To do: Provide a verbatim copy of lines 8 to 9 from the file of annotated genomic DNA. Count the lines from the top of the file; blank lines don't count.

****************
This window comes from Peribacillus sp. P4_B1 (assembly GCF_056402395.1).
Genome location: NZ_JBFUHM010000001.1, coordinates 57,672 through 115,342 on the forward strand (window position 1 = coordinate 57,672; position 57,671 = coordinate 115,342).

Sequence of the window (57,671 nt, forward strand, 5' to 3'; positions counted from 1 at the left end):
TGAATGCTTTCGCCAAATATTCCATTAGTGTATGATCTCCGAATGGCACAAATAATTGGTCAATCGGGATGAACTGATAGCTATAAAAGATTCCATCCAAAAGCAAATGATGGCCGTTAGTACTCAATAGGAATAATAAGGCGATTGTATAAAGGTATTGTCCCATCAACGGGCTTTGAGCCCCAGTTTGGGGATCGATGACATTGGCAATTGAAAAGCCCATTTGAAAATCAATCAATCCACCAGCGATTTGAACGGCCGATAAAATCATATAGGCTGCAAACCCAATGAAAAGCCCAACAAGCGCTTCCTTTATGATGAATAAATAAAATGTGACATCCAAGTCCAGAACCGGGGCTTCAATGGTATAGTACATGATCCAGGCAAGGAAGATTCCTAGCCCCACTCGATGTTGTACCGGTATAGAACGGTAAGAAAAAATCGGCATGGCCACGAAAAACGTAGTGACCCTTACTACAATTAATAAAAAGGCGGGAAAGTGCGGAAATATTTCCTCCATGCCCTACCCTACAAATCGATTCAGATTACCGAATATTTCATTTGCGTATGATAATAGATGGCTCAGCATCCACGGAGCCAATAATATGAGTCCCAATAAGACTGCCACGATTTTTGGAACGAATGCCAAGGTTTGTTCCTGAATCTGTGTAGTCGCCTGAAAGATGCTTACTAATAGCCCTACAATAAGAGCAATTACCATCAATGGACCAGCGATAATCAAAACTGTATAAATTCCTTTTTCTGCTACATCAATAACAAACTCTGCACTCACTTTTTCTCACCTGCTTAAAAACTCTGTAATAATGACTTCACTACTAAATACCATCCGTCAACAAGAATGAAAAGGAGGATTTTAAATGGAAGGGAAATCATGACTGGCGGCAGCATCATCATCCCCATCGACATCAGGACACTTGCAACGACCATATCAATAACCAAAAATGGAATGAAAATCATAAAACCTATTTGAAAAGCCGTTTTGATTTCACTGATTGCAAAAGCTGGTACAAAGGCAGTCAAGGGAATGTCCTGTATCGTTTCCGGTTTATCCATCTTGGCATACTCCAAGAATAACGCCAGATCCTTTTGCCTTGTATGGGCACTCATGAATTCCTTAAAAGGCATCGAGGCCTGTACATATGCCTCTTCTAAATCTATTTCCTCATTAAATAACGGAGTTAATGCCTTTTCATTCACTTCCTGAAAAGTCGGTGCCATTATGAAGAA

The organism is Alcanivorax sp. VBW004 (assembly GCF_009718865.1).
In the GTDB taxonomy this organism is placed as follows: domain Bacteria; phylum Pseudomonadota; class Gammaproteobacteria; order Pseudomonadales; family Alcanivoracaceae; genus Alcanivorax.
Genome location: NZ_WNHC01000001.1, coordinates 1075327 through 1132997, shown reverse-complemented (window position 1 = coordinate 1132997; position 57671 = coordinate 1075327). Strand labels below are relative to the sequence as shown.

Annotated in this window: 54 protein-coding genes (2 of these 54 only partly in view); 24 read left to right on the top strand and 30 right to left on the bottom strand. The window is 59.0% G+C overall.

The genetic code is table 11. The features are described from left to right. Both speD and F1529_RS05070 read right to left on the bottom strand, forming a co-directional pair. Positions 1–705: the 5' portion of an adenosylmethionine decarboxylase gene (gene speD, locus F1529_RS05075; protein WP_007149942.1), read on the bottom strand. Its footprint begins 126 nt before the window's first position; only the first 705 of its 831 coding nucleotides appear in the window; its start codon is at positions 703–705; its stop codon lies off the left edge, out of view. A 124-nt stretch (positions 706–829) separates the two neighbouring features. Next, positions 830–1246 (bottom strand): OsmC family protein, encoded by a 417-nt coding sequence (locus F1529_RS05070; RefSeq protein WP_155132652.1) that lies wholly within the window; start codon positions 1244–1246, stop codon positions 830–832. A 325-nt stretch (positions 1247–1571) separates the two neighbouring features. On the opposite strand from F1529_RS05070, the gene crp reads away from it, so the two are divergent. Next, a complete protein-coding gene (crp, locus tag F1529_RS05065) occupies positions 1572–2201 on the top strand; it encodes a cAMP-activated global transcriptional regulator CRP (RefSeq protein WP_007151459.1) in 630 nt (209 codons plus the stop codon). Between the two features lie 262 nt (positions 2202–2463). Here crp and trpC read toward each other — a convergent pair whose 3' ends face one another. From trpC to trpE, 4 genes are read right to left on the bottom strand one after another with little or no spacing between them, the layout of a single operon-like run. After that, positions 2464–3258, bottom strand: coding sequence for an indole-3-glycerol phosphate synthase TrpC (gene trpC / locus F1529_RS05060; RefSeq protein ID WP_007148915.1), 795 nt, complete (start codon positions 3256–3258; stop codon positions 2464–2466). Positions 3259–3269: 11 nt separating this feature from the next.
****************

Annotated in this window: 54 protein-coding genes (2 of these 54 only partly in view); 24 read left to right on the top strand and 30 right to left on the bottom strand. The window is 59.0% G+C overall.

The genetic code is table 11. The features are described from left to right. Both speD and F1529_RS05070 read right to left on the bottom strand, forming a co-directional pair. Positions 1–705: the 5' portion of an adenosylmethionine decarboxylase gene (gene speD, locus F1529_RS05075; protein WP_007149942.1), read on the bottom strand. Its footprint begins 126 nt before the window's first position; only the first 705 of its 831 coding nucleotides appear in the window; its start codon is at positions 703–705; its stop codon lies off the left edge, out of view. A 124-nt stretch (positions 706–829) separates the two neighbouring features. Next, positions 830–1246 (bottom strand): OsmC family protein, encoded by a 417-nt coding sequence (locus F1529_RS05070; RefSeq protein WP_155132652.1) that lies wholly within the window; start codon positions 1244–1246, stop codon positions 830–832. A 325-nt stretch (positions 1247–1571) separates the two neighbouring features. On the opposite strand from F1529_RS05070, the gene crp reads away from it, so the two are divergent. Next, a complete protein-coding gene (crp, locus tag F1529_RS05065) occupies positions 1572–2201 on the top strand; it encodes a cAMP-activated global transcriptional regulator CRP (RefSeq protein WP_007151459.1) in 630 nt (209 codons plus the stop codon). Between the two features lie 262 nt (positions 2202–2463). Here crp and trpC read toward each other — a convergent pair whose 3' ends face one another. From trpC to trpE, 4 genes are read right to left on the bottom strand one after another with little or no spacing between them, the layout of a single operon-like run. After that, positions 2464–3258, bottom strand: coding sequence for an indole-3-glycerol phosphate synthase TrpC (gene trpC / locus F1529_RS05060; RefSeq protein ID WP_007148915.1), 795 nt, complete (start codon positions 3256–3258; stop codon positions 2464–2466). Positions 3259–3269: 11 nt separating this feature from the next.